The role of carbonate system dynamics in Southern Ocean CO2 uptake

Legge, Oliver (2017) The role of carbonate system dynamics in Southern Ocean CO2 uptake. Doctoral thesis, University of East Anglia.

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Abstract

Three years of carbonate system measurements from Ryder Bay on the West Antarctic Peninsula are presented. The strong, asymmetric seasonal cycle of surface water Dissolved Inorganic Carbon (DIC) is quantitatively attributed to four processes:mixing of water masses, air-sea CO2 flux, calcium carbonate precipitation/dissolution and photosynthesis/respiration. In summer, reduced mixing with deeper water, net photosynthesis, and melting glacial ice and sea ice reduce DIC. In winter, mixing with deeper water and net heterotrophy increase DIC, resulting in aragonite saturation states close to 1. Ryder Bay is a net annual sink of atmospheric CO2 of 0.90-1.39 mol C m-2 yr-1. The observed variability demonstrates that future climatic changes may significantly affect carbon cycling in this dynamic environment.
Carbonate system measurements from the Drake Passage and A23 sections are compared. Lower Circumpolar Deep Water (LCDW) becomes colder and fresher from Drake Passage to A23 due to mixing in the Scotia Sea. The coincident decrease in Total Alkalinity (TA) increases the fugacity of CO2, potentially reducing CO2 uptake in the Weddell Sea through the influence of upwelling LCDW on surface
waters. Ventilation of Upper Circumpolar Deep Water (UCDW) in the south of Drake Passage suggests that this region is an important source of CO2 to the atmosphere.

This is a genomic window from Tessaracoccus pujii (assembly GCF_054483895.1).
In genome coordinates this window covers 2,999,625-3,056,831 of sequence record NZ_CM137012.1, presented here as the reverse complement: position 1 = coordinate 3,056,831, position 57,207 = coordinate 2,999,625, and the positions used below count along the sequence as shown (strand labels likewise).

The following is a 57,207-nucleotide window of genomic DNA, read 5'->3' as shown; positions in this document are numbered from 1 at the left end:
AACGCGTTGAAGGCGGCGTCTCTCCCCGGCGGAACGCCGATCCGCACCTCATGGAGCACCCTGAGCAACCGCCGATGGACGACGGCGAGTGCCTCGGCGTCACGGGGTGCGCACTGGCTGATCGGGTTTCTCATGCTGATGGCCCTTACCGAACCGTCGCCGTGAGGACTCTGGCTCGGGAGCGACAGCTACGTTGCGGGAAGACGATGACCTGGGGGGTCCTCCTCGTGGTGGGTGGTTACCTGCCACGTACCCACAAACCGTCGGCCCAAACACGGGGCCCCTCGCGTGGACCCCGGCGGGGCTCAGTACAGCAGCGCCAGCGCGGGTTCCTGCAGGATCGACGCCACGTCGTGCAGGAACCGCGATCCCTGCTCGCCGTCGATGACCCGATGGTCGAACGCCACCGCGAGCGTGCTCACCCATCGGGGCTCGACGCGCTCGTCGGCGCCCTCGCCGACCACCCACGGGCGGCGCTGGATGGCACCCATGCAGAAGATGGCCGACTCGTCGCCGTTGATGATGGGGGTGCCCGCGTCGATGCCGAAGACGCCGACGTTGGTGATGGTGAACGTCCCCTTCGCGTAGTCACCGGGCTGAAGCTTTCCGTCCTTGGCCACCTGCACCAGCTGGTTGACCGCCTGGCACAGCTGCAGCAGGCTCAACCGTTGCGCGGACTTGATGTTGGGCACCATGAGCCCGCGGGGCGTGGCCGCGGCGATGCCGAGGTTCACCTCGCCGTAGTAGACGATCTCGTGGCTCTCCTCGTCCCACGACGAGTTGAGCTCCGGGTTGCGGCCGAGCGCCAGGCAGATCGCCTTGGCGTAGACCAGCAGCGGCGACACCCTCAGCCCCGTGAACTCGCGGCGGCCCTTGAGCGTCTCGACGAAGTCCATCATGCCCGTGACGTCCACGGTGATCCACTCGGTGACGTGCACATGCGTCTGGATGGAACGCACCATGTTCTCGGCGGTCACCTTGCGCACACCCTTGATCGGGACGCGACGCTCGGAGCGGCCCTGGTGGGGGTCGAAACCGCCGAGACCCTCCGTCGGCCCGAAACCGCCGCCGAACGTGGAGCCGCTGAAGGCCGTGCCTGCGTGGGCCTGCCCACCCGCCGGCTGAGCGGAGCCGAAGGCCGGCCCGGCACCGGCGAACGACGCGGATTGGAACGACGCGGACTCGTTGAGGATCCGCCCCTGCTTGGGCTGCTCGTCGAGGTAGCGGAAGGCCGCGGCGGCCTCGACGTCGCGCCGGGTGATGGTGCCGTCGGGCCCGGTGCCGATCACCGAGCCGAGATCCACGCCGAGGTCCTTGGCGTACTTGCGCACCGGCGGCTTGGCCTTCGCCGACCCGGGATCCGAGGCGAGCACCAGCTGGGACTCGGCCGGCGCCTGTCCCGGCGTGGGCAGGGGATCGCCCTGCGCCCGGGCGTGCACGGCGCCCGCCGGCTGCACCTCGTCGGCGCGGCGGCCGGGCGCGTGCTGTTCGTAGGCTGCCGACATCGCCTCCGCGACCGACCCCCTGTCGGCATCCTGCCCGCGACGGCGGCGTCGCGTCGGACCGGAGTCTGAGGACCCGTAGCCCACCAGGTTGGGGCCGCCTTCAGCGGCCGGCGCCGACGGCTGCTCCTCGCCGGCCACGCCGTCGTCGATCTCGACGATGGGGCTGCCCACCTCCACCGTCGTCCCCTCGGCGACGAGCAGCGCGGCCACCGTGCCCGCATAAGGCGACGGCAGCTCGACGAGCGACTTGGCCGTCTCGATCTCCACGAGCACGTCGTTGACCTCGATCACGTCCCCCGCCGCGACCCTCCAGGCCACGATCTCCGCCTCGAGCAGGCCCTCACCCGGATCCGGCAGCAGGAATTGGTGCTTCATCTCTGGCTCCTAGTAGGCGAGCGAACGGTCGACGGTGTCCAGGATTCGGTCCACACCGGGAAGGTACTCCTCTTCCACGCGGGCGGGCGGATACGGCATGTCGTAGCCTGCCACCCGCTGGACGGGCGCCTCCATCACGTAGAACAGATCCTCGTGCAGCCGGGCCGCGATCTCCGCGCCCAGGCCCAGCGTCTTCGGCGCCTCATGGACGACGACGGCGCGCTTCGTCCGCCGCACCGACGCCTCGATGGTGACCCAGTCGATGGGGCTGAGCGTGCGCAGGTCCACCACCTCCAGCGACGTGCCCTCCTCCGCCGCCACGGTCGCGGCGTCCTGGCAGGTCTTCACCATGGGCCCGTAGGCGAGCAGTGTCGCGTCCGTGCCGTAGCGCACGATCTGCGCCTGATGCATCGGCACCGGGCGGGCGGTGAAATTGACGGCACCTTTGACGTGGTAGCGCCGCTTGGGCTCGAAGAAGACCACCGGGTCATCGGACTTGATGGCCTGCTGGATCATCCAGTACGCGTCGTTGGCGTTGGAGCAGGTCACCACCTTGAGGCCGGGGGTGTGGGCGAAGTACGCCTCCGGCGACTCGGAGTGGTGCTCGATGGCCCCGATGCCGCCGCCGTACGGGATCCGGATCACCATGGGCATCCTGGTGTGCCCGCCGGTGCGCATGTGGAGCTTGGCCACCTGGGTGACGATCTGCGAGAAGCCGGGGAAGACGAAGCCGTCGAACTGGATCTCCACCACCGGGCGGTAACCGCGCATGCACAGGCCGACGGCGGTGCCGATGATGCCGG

The zonal variability of the carbonate system in deep water masses around the Antarctic Circumpolar Current is assessed. Zonal variability, caused by the inflow of North Atlantic Deep Water in the Atlantic sector and UCDW in the Indian and Pacific sectors, has implications for regional air-sea CO2 flux in the high-latitude Southern Ocean. Temporal variability in Sub-Antarctic ModeWater is investigated. Most of the observed DIC increase is attributed to rising atmospheric CO2. There is also weak evidence for increasing remineralised organic carbon, possibly relatedto changes in the strength and location of ventilation.

Item Type: Thesis (Doctoral)
Faculty \ School: Faculty of Science > School of Environmental Sciences
Depositing User: Jackie Webb
Date Deposited: 26 Apr 2018 11:51
Last Modified: 26 Apr 2018 11:51
URI: https://ueaeprints.uea.ac.uk/id/eprint/66840
DOI:

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